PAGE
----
The works of Choe Uram (b. 1970) truly embodies “on-go-ji-shin,” a Korean proverb meaning “to review the old and learn the new.” Choe, as a sculptor, explores the borders between science and art and attempts the hybrid of the two. The series of sculptures reflect the artist’s interest in mechanics developed from his childhood, as his grandfather was one of the inventors of automobile in Korea in 1955, along with his artistic talent. The world that Choe unfolds in front of the viewers’ eyes – a brand-new ecology in the non-existing universe – imagines the futuristic organisms evolved from the modern technology and urban environment.
Choe creates complex kinetic sculptures in different biomorphic forms such as insects, worms, electric ivy, etc. after undertaking a careful study on moving mechanisms. Otherworldly, if not celestial, these metallic forms are not only reminiscent of prehistoric fossils that one may encounter in the natural history museums, but also remind the viewers of futuristic, science-fictional aliens. The visual language of Choe describes natural biomorphic forms that are marked by a seemingly organic incorporation of etched stainless steel, robotics and acrylic. These metallic bodies vividly come into being as their delicate silhouettes and sheer movements show. Then, the artist provides academic descriptions of his creatures, endowing Latin nomenclature. Choe’s experiments explore the relationship between imaginary creature and human beings and ultimately question the relationship between art and technology and between the present and the future.
In Choe’s universe, everything moves unhurriedly. Such movement is not possible in our world (especially, in our world of Capitalism), where efficiency and strength are crucial to one’s survival. But that is not the case in Choe’s universe. Survival is not necessary, as there is no enemy or any conflict between/amongst the creatures. Modern SF films and novels depict brutal massacre and bloodshed, but that is the exact opposite of what Choe imagines.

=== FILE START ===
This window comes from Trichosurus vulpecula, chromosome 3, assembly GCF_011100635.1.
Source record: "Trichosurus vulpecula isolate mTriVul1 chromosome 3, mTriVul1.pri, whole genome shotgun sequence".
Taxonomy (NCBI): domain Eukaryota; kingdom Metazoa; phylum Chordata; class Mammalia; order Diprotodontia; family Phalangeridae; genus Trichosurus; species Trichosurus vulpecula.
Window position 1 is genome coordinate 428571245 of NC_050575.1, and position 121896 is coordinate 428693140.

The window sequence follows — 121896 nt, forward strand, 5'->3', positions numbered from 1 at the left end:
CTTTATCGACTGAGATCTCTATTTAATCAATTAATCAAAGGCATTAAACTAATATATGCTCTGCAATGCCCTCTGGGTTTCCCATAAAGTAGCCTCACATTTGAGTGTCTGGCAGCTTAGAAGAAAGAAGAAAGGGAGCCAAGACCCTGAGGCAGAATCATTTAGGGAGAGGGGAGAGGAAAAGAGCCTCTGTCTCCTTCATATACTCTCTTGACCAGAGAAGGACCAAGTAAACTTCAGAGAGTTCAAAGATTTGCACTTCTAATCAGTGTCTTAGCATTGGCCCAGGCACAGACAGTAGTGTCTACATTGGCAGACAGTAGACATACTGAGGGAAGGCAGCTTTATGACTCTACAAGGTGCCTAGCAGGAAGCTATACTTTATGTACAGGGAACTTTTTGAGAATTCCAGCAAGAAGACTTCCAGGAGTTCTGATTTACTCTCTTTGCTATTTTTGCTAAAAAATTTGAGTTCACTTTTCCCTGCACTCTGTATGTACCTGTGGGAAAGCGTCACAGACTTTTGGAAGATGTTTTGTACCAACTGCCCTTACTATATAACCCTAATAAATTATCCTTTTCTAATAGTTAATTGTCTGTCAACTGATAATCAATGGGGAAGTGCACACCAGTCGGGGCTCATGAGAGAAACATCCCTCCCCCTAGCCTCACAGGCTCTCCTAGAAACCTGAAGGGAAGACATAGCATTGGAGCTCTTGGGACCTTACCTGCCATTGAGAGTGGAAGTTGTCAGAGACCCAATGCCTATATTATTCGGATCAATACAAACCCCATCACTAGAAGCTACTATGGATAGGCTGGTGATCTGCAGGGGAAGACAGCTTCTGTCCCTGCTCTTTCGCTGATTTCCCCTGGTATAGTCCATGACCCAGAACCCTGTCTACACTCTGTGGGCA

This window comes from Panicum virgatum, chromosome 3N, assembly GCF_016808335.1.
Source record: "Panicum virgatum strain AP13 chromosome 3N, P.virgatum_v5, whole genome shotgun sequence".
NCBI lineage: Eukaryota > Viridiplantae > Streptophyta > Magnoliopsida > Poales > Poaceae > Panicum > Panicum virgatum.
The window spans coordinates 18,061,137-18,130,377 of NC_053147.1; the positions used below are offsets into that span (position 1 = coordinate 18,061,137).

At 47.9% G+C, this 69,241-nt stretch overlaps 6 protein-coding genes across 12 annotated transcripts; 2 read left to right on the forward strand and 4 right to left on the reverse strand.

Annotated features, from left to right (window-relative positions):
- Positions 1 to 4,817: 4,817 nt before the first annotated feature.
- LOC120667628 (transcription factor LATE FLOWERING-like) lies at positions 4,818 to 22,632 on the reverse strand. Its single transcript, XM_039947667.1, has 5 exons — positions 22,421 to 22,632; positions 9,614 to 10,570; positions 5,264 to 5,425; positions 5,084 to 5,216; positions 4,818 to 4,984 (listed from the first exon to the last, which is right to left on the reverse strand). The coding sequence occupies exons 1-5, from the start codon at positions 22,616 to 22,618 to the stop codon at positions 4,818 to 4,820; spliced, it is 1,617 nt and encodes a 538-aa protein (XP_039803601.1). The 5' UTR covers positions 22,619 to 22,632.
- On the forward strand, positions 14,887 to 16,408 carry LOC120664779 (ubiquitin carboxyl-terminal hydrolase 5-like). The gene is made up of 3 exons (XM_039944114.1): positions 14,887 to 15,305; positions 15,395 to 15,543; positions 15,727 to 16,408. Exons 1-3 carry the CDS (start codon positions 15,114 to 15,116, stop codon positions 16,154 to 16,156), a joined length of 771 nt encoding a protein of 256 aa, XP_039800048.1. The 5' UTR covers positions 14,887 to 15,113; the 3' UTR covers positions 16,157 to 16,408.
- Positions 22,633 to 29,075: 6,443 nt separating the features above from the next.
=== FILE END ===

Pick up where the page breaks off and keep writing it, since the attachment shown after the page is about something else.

Choe Uram received both his B.F.A and M.F.A in Chungang University, Seoul, Korea. The Opertus Lunula Umbra, presented at the Liverpool Biennial in 2008, is massive in its size and weight. The sculpture slowly swam through the exhibition space. Choe commented that this is the re-presentation of an organism that once existed long time ago,” and that it “has resurfaced underneath the bright moonlight,” imbued life by the artist himself. The title means ‘hidden shadow of the Moon,’ and it is the reflection of Choe’s nostalgic attempt to bring back the ancient mythology lost in the midst of our modern civilizations. His 2010 exhibition entitled “Kalpa” featured the artist’s realization of an awe-inspiring night sky, a cosmos made out of lights, reflective surfaces, and glimmering jewel-like resin shapes suspended in a darkened gallery space.